The Old Brown Couch Sofa Chesterfield Studio
One of the first things that Wade and I did after we got engaged was to buy a living room set. We knew we wouldn't have the money to buy new, and, being September, garage sale season was nearing its end. So when Wade found a couch, coffee table and two armchairs that was in great condition, scent free (he has a radar nose for smoke), and matching (a bonus!) for $150, he snapped it up. The chunky wood frame was so 1972, but the upholstery, though brown, wasn't hideous, and so I embraced our first co-purchase.
I would never have believed that we would still be using the same couch nearly ten years later. The not-quite-an-eyesore brown upholstery was virtually indestructible, and that was a good thing, as all my babies were "spitty". But the plywood base that supported the seat cushions was not exactly "posterior-friendly" and, especially during the early months of nursing babies, I could feel my rear end getting flatter (and, as a result, wider) as I sat for hours on the couch, jiggling a fussy babe.
This summer we finally made a decision and took home a new couch (sofa? chesterfield?). It too is brown, but there the resemblance ends. Years of flat bottoms, of cracking our heads on the wooden arms of Old Reliable, of trying to stretch out with my honey to watch the latest "Survivor" episode and ending up on the floor, makes us all appreciate the new, soft, wide and deep welcoming physique of our new couch.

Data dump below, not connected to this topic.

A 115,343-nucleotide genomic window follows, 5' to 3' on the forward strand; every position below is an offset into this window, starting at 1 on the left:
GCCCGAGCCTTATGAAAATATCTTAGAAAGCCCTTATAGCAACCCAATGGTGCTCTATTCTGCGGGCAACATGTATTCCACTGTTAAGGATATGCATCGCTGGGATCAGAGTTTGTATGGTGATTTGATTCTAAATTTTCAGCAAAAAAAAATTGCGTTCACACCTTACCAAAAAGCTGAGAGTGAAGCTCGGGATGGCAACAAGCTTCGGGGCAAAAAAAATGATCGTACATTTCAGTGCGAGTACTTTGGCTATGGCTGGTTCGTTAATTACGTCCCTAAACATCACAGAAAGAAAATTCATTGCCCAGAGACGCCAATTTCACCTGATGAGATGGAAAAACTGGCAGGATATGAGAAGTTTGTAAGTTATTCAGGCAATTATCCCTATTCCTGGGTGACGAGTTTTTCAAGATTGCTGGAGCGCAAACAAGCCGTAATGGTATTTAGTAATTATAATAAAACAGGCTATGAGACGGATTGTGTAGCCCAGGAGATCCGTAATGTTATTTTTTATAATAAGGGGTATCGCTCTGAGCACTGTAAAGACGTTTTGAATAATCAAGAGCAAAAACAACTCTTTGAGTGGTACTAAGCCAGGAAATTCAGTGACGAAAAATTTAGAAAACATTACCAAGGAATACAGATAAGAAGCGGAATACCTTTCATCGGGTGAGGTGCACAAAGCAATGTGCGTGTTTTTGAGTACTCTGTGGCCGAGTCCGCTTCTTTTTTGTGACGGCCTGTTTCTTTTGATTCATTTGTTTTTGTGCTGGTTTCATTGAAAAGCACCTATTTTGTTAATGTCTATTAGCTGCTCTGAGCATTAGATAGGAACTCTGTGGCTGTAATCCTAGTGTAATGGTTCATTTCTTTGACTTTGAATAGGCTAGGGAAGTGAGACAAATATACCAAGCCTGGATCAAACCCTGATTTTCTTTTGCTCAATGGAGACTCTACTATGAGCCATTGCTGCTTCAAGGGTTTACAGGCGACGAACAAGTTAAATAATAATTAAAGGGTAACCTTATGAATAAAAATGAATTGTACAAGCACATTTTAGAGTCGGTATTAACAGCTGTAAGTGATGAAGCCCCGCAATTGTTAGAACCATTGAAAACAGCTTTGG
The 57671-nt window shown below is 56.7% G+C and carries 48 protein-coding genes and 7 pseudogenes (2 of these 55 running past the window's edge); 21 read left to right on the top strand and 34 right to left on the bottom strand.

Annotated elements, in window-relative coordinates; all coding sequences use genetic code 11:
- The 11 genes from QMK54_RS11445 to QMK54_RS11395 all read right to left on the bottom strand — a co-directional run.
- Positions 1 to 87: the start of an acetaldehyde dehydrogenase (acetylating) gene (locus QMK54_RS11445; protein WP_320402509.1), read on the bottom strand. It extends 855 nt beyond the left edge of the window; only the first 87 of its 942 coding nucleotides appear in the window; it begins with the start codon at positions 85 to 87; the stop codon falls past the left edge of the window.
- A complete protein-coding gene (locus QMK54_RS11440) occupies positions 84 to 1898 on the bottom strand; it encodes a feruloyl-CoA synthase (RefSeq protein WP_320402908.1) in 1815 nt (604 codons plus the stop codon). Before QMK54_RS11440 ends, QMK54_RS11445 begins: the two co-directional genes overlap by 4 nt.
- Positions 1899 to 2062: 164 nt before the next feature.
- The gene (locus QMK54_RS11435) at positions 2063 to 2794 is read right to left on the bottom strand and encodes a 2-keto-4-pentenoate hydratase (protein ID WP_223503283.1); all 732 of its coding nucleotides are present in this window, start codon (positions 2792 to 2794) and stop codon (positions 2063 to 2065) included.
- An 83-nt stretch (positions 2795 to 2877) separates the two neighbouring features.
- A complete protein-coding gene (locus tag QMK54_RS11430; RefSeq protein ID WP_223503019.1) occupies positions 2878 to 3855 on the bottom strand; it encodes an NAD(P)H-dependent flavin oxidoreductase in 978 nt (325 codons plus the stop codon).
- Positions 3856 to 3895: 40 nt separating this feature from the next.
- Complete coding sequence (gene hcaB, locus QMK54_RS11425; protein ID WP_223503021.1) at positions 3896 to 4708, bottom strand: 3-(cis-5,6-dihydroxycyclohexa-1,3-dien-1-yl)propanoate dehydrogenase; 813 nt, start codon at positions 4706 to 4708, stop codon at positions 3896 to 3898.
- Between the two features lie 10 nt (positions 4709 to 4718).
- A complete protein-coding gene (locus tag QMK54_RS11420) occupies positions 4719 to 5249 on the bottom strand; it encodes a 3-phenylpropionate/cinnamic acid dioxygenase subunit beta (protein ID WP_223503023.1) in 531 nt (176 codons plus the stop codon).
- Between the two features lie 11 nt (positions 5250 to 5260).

But...yesterday I was thinking about when I first decided to make watercolor my creative passion. I didn't have a studio (still don't, actually) and 3-4 nights of the week I would sit down on the sturdy brown couch, painting board on my lap and palette, brushes and water balanced precariously on the arm of the couch. I would paint, stop to allow a layer to dry and watch some TV or read a chapter of my newest library book. I created about 70 paintings in two years just by sitting on that old brown couch, night after night. Once I spilled my dirty paint water. I jumped up to get a towel and run damage control, but that upholstery lived up to its 1970's technology - the water didn't even soak in but just pooled in the indentation from my flat bottom. Now that the couch is gone (we decided against having our own garage sale and retired Old Reliable for good), a little piece of my artistic history has gone with it.
Moral of the story, though, is: Don't wait. Don't put off starting your creative story for lack of a studio, or the proper education, or even the right materials. Use what you have, where you are right now, and don't worry about doing it "properly" - just do it!